Conte buys an old movie studio and learns of the murder that took place there. Intrigued, he decides to use it as the basis for his next picture, and he reaches out to a number of people who were working at the studio at the time — from a writer (Henry Hull) to the daughter of one of the studio’s biggest stars (Julie Adams). With that framework, the picture manages to follow the Taylor case fairly closely as Conte pieces together what happened.
William Castle directed several entries in Columbia’s The Whistler series, moody mini-noirs starring Richard Dix. They were excellent, and Castle’s same no-nonsense approach can be found here. Hollywood Story was done before Castle went gimmick crazy with his late 5os horror movies, but there’s a gimmick anyway, bringing in a few silent stars — Betty Blythe, Francis X. Bushman, William Farnum and Helen Gibson. Their parts mean nothing to the movie, but their names look good in the ads. (They were paid peanuts.)
This was one of a handful of pictures Castle did at Universal International. He did some cool stuff there — this one, Undertow (1949) and Cave Of Outlaws (1951) — before returning to Columbia, where he’d start working for producer Sam Katzman.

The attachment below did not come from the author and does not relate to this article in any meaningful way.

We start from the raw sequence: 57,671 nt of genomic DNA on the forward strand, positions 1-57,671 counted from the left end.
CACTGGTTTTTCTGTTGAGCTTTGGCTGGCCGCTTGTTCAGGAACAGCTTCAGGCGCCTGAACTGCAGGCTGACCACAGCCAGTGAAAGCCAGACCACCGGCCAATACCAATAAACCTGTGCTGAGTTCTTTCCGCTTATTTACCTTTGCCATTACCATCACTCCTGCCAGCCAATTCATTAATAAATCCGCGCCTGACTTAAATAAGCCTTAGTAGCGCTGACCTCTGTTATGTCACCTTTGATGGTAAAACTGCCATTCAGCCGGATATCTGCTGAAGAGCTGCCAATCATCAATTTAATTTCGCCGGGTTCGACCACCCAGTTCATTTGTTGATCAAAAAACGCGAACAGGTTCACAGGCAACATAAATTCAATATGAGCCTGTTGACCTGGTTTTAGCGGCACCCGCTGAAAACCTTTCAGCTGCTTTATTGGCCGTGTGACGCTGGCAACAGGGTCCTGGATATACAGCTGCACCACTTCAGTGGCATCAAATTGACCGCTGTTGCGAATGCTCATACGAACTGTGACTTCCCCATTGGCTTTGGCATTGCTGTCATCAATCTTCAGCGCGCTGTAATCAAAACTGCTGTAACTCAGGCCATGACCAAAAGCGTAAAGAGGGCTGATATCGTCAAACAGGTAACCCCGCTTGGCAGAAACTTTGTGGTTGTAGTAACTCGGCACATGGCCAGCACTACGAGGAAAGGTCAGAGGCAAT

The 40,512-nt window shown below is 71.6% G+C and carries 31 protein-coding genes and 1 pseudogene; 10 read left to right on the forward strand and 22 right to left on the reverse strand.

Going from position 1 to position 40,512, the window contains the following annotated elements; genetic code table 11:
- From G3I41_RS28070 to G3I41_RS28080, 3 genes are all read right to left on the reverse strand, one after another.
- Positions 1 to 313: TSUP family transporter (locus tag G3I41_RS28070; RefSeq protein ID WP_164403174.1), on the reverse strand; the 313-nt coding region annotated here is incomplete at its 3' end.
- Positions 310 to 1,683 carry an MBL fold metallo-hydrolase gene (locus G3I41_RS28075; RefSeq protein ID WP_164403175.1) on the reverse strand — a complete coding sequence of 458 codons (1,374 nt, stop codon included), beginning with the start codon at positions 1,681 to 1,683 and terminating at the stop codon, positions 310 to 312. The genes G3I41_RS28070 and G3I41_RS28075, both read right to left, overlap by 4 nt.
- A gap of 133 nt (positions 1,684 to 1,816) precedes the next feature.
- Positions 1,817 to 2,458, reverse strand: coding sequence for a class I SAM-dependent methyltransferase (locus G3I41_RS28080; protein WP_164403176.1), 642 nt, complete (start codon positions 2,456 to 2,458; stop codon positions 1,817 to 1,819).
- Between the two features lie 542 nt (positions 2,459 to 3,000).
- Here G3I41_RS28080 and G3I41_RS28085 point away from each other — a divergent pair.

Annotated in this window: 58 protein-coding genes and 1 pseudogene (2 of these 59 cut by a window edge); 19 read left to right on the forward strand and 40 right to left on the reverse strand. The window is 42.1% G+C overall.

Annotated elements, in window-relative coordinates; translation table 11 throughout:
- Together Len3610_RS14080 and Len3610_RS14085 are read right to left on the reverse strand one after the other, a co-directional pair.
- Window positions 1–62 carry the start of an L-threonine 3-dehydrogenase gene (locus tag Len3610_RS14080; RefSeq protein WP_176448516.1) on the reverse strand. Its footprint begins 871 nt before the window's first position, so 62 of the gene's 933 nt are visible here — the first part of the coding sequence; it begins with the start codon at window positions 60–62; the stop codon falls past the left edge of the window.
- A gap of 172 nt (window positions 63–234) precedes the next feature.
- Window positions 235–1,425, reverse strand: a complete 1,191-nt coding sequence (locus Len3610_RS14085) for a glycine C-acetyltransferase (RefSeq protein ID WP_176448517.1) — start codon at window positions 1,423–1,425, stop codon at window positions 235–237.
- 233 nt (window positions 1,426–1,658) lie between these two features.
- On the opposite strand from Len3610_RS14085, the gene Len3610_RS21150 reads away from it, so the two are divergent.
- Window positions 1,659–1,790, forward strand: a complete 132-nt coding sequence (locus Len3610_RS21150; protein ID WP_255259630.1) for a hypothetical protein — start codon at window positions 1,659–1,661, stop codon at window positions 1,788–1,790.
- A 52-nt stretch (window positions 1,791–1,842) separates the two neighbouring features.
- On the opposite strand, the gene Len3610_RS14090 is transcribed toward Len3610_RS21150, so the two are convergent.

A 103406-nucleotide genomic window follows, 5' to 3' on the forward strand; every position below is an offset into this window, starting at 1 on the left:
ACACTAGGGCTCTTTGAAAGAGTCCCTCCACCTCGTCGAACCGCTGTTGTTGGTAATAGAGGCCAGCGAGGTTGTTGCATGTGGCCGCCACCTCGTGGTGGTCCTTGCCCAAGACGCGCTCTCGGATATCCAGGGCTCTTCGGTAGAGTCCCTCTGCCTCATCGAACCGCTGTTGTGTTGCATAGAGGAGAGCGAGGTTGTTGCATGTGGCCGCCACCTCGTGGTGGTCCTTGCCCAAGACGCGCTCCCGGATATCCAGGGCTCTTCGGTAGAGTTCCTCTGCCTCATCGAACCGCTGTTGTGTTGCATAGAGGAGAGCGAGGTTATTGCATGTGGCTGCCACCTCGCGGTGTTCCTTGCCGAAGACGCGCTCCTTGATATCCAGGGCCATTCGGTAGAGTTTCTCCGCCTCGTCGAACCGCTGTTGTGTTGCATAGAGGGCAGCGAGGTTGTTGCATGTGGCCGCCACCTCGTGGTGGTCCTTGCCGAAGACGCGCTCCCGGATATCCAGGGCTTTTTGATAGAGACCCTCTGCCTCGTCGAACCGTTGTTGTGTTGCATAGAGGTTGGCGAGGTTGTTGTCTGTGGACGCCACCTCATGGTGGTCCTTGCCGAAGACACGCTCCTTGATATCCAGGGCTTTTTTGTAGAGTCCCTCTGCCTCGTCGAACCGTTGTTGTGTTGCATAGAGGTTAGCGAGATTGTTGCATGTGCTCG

Hollywood Story gives us a great look at early 50s moviemaking, particularly at Universal International. Joel McCrea has a cameo in one of the on-the-set scenes. Judging from his costume, he might’ve been shooting Frenchie (1950) when his brief scene was done. We also visit a number of Hollywood points of interest — such as Jack’s At The Beach, Ciro’s, Grauman’s Chinese Theatre, The Hollywood Roosevelt Hotel, Ocean Park Pier and the old Chaplin Studio (as the scene of the crime).
The cinematography from Carl E. Guthrie is terrific, adding plenty of mood when it’s needed and playing up the bright lights of Hollywood. Universal’s movies from the 50s, whether they were in Technicolor or black and white, have a real sparkle to them, thanks to masters like Guthrie. And that’s what makes this Blu-Ray such a great thing. It presents Guthrie’s work flawlessly. It’s much better than the old DVD. Brighter, with better contrast. It adds a level of depth you don’t see very often, which is really effective in the darker, scenes.
Hollywood Story is a solid movie, and it’s been given a sterling transfer for Blu-Ray. Mill Creek has paired it with Castle’s New Orleans Uncensored (1955). It looks great, too, and since each picture is on its own disc, the bit rates are quite high. They’re priced right, too. For William Castle fans, this set is an absolute must. More, please!